Brazil is famous for its beach-centric lifestyle and carefree attitude, and the sun-soaked atmosphere of Rio de Janeiro confirms that a 24-hour stopover in the cidade maravilhosa is not enough to experience the Brazilian culture and traditions. However, you can visit Rio de Janeiro in one day and ‘have a good beach’ (‘Boa praia!’ commonly heard words everyday).
As soon as you have left your bags at the hotel, go to the Zona Sul, where you can choose to spend a few hours on one of Rio’s famous beaches: Copacabana, Leblon and Ipanema. If you want to bath amongst Rio’s mauricinhos and patricinhas (the rich, bronzed and beautiful), then you should choose Leblon and Ipanema, posto (post) 9 in front of Rua Farme de Amoedo. If you prefer to sip your beach caipirinhas (Brazil’s national drink, made of cachaça, limes and sugar) in a quieter atmosphere, you should choose posto 11, which is for families. However, all the beaches in this area are have lifeguard posts, so you’re safe even if you’re not a good swimmer.
No matter how many things you want to do in Rio de Janeiro in one day, you cannot skip lunch once hunger strikes. Have a perfectly grilled meat at one of Brazil’s all-you-can-eat churascarias (steakhouses) in the area, such as the Esplanada Grill (Rua Barão da Torre 600, Ipanema), where you’ll spend a lot of money, but you’ll leave with a happy stomach. If you don’t have a big appetite, than you should try filet mignon, cheese and pineapple sandwiches at Cervantes, a Copacabana institution down Av. Atlântica. Alternatively, you can have a juice on the beach at Bibi Sucos, famous for its natural, refreshing drinks made of acai berry, honey, granola, bananas and guarana.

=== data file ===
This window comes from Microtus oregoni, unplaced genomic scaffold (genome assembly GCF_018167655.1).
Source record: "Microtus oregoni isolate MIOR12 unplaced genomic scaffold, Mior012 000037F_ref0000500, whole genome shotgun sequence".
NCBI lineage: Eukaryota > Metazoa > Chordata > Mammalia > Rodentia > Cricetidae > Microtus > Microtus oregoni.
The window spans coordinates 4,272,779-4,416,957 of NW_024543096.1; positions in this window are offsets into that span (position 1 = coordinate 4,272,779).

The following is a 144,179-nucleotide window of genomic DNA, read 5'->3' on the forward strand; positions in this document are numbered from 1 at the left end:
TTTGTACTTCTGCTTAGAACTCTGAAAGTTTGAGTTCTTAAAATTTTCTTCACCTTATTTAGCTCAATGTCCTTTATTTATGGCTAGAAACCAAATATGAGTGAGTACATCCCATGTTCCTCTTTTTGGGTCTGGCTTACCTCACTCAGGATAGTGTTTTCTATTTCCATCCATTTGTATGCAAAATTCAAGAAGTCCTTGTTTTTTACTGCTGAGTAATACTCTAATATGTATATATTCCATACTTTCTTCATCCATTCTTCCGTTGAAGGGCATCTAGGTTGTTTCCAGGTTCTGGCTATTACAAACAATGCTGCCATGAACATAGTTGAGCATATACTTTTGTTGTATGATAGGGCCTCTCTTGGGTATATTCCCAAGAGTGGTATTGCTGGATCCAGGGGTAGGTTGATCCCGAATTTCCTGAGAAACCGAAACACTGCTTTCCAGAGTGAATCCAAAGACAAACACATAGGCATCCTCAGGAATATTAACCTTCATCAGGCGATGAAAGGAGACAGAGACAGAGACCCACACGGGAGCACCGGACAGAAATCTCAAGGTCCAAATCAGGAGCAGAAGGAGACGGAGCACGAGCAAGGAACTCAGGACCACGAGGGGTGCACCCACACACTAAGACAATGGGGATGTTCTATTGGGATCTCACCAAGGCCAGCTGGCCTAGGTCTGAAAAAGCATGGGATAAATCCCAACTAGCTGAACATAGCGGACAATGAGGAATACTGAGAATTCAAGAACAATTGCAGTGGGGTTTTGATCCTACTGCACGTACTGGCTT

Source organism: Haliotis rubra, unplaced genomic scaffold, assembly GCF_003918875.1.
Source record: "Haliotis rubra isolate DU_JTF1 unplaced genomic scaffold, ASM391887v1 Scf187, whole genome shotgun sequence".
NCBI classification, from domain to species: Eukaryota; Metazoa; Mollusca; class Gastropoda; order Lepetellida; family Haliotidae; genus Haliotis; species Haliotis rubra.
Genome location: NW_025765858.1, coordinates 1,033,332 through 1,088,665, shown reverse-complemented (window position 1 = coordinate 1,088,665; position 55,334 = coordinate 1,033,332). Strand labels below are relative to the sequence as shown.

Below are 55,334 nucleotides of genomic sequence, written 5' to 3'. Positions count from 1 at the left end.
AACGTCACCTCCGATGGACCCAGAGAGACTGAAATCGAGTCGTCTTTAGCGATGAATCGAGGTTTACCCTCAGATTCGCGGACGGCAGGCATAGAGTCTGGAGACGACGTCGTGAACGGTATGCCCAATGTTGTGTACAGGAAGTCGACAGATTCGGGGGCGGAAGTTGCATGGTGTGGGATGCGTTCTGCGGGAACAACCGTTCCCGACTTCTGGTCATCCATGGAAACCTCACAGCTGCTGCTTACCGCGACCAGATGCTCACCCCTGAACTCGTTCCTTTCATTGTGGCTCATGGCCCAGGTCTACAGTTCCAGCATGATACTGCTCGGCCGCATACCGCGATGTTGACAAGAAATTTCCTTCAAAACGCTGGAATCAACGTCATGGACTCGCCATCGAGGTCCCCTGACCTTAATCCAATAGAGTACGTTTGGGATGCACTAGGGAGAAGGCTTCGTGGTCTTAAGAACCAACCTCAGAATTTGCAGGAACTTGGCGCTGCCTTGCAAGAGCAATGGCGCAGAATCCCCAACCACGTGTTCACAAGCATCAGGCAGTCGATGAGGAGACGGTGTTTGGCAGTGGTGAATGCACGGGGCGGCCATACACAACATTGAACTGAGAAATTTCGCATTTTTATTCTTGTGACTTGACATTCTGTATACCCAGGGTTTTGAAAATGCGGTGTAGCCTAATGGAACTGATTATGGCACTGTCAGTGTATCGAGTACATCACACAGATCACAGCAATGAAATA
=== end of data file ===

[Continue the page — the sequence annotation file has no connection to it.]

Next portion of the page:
Now it’s time to leave the beaches behind and head towards Cosmo Velho, where you should take the train to the 710m-high peak known as Corcovado, to reach the Cristo Redentor, one of the most impressive monuments of the world. You’ll ascend through protected Tijuca National Forest and the trip is worth it as in the end you’ll see one of the New Seven Wonders of the World.
Finally, take a favela tour through the historic Santa Teresa, Rio’s hillside bohemian neighborhood, full of historic mansions, museums, shops and galleries. After all, you cannot leave Rio until you see all of his hidden faces, including the poor neighborhoods, where Brazilians are struggling every day for survival.